Bolivia Gaytan wants to do more for her students.
The night school administrator at Sequoia Choice Precision High School wants the school to have student clubs, alternative classes like nursing and culinary arts, a driving school and class trips to local universities and community colleges.
Though the 200-student charter school only recently reopened under new ownership, some of these programs are already in their foundational stages.
“I think we’re on the right track,” Gaytan said. “We just need a little time. And we need money.”
The plea for funds is familiar in a state ranked 48th for educational spending. But charter schools like Precision are especially in need.
Arizona charter schools receive $1,055 less per student than public schools, according to a 2014 fiscal breakdown from the Arizona Joint Legislative Budget Committee. And serving an at-risk student population comes with its own unique challenges, as acknowledged by the findings of Governor Doug Ducey’s Classrooms First Council.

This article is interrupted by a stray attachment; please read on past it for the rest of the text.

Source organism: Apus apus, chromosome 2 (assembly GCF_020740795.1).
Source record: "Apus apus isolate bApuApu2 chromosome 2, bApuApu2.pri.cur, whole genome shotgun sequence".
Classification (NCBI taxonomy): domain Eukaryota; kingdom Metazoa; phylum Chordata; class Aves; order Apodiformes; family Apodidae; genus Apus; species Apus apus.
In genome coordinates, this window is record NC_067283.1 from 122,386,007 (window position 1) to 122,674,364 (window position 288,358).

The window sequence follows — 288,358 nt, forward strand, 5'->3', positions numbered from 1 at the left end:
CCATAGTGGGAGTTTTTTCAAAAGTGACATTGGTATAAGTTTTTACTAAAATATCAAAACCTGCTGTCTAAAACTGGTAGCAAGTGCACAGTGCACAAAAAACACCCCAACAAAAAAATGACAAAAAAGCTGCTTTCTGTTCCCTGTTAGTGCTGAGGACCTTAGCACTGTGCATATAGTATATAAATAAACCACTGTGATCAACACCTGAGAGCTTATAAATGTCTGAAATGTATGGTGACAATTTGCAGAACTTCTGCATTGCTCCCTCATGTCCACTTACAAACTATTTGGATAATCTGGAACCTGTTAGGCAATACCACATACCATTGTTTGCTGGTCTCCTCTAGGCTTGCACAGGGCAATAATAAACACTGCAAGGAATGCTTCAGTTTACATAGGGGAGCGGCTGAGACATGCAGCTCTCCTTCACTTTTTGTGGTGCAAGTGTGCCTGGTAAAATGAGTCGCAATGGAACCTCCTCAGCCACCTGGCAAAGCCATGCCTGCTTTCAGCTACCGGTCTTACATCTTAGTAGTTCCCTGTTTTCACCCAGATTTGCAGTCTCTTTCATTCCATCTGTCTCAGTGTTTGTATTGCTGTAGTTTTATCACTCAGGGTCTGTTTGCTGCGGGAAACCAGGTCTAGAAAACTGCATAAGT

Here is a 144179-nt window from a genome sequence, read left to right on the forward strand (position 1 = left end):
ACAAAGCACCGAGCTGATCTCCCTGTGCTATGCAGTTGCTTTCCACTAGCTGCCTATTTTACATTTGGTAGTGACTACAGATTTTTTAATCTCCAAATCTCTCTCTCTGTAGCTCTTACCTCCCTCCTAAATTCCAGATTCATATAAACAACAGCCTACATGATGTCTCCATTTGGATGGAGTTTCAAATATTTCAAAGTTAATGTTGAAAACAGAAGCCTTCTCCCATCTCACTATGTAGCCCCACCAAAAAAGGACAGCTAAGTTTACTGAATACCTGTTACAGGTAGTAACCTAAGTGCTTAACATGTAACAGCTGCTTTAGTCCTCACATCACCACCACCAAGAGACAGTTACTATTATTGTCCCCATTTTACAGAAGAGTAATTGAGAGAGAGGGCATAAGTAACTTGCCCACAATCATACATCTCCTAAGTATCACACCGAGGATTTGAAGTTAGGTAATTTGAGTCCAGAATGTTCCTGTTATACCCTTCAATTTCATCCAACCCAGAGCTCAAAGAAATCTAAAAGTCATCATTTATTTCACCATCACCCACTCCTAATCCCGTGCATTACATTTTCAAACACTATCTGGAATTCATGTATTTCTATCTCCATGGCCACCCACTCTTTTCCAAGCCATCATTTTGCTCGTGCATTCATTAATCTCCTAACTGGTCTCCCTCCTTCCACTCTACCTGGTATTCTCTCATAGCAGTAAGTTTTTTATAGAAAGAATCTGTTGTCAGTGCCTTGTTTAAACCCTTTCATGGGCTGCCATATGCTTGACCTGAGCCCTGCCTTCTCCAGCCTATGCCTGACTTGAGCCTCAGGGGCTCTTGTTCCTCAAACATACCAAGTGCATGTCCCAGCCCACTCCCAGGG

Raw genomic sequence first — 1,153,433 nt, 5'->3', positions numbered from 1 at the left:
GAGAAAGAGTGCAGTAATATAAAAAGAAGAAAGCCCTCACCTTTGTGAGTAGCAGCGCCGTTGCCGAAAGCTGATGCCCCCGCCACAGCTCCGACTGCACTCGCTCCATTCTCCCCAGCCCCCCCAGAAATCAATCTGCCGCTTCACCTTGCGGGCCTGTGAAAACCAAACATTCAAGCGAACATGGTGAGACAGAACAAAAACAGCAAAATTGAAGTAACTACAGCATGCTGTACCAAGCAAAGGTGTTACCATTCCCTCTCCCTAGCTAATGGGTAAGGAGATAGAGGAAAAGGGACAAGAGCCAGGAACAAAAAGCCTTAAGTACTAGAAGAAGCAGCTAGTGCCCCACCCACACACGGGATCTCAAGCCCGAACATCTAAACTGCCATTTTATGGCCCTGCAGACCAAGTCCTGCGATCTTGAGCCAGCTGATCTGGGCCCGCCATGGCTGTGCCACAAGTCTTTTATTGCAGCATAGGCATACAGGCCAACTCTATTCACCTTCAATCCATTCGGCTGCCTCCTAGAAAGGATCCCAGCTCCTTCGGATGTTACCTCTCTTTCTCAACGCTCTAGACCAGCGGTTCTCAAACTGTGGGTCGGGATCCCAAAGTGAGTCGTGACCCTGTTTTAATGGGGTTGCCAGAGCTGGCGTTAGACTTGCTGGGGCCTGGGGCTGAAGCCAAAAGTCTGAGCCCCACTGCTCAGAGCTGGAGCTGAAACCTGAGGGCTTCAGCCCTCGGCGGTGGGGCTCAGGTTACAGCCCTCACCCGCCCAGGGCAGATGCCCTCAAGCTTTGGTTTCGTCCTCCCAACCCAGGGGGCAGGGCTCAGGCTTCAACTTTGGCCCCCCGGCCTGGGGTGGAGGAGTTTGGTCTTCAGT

With Proposition 123 on the ballot for May 2016, Gaytan and her fellow administrators anxiously await Arizonans’ verdict on whether to put $3.5 billion into state public schools over the next 10 years.
And regarding the disparity between charter and public school funding, there may be an end in sight. This month, the Classrooms First Council asked for an extension as they work to overhaul the state’s outdated funding formula.
Is it safe to be optimistic then?
“I want to be optimistic!” said Sandy Ramirez, the assistant principal at Precision.
“We teach in this field; we have to be optimistic.”
A quick look at the growth and funding of charter schools in the state.
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